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darrelplant said...
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Stevelle said...

Is it possible to capture the elasticity of income taxes with a rainy-day fund and achieve a similar degree of revenue stability? That clearly depends on having fiscal discipline in spending, but Oregon's forecasting system helps achieve that already.

I have a lot of questions left by the abstract of that paper by Feldstein & Wrobel in particular. (I should see if I can get access to it.)

But I tried (failed?) to keep my comment more general than that.

And maybe I'm entirely wrong and we need to achieve any progressivity of the tax structure at the federal level (where employees have less mobility), and stick at the state level to elbowing our neighbors out of the way to reduce income tax on the well-to-do.

Patrick Emerson said...


It seems pretty clear that there is no substitute for a rainy day fund, even if a sales tax could have some moderating effect (and I think the evidence is that we cannot count on that). The mechanics of a rainy day fund are very difficult to imagine, however, and the evidence I have seen is that such funds need to be large. So politically, I am worried that it might not be feasible. But in this blog I am trying to stick to the economics and let others discuss politics.

What I am going to try to do is figure out what the evidence says about how big are the distortions that come from a high income tax (or, more to the point perhaps, a high relative income tax). I will try and do the same for sales taxes. This may all end up being too small to worry about. Ditto concerns about being 'too progressive'. I shall have more soon I hope. I don't expect to have any concrete answers at the end - I don't think the obviously right choice will emerge, but I do hope to point out a number of factors we should think about when considering tax reform and how serious these are.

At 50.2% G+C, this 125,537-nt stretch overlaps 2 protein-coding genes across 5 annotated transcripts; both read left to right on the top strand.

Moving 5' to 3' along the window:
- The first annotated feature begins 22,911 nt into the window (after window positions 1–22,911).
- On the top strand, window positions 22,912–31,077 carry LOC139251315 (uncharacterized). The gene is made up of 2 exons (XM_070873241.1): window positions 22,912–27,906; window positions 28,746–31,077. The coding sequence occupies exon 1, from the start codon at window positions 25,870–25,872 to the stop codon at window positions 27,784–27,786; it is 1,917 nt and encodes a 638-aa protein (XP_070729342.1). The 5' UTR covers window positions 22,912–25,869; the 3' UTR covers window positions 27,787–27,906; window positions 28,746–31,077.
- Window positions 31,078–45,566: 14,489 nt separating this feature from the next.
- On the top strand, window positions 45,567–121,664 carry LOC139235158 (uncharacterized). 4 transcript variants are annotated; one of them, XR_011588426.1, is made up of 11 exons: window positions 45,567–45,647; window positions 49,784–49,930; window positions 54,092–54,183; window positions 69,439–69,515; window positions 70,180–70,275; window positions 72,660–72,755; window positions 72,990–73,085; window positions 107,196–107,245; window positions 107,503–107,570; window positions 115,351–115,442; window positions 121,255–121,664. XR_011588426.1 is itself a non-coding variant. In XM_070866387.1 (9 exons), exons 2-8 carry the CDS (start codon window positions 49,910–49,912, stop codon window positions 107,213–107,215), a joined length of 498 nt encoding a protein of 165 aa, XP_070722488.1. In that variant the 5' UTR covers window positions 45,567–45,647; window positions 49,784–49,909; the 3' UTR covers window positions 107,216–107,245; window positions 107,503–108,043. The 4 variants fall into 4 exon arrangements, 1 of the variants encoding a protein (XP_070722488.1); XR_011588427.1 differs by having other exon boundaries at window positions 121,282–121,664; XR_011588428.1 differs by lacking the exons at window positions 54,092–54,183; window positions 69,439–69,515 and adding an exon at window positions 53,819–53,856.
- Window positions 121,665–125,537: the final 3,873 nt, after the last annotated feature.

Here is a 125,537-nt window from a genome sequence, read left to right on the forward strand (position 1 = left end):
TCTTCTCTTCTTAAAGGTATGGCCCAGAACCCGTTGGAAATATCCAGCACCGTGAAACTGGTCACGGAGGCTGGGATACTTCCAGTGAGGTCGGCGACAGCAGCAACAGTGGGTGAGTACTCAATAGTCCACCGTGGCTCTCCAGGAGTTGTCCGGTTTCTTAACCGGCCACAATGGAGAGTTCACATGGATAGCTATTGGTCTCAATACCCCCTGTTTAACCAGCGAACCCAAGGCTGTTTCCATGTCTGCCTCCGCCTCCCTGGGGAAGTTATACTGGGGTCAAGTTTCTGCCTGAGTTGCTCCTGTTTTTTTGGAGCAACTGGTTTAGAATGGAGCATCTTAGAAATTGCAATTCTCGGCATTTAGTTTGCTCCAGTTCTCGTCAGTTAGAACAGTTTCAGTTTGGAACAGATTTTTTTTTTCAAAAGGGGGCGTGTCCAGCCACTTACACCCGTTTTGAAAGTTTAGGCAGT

I think the last abstract is quite instructive (and the finding has been confirmed in another paper by UO economists): it is not just the tax itself, but how it is spent that matters. It also gets back to an earlier post I wrote about business not necessarily wanting lower taxes, they want good physical and human capital infrastructure and are willing to pay for it.

Stevelle said...

"I think the last abstract is quite instructive."

That one grabbed me as well. I clipped a few comments on that one in particular in editing, but one of the primary concerns I have is that externalities are not well captured by the economic growth metrics.

With both minimum wage levels and indoor smoking bans we have seen recent evidence that contradicts the expected impacts, reflecting an unanticipated (or unaccounted) good.

The balancing act of leveraging how government spends our money against how much it collects is a fascinating topic.

Sadly, I don't get to talk about it at many parties either.

darrelplant said...
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Jeff Alworth said...

A confounding factor that Oregon uniquely has to deal with relates to elasticities (I think).

Of course you can make the opposite argument as well, that once personal incomes started growing at normal rates again the income tax would have more quickly regained the lost revenues than would a sales tax

The problem is that these quick rebounds may not be predictable two years out. As was the case in '07, incomes grew, but we were unable to apply the gains to the budget--effectively making up for the losses in 02-03--because the state economist didn't foresee that level of growth. The $1 billion that should have gone to state services that have formerly taken cuts instead went back to taxpayers.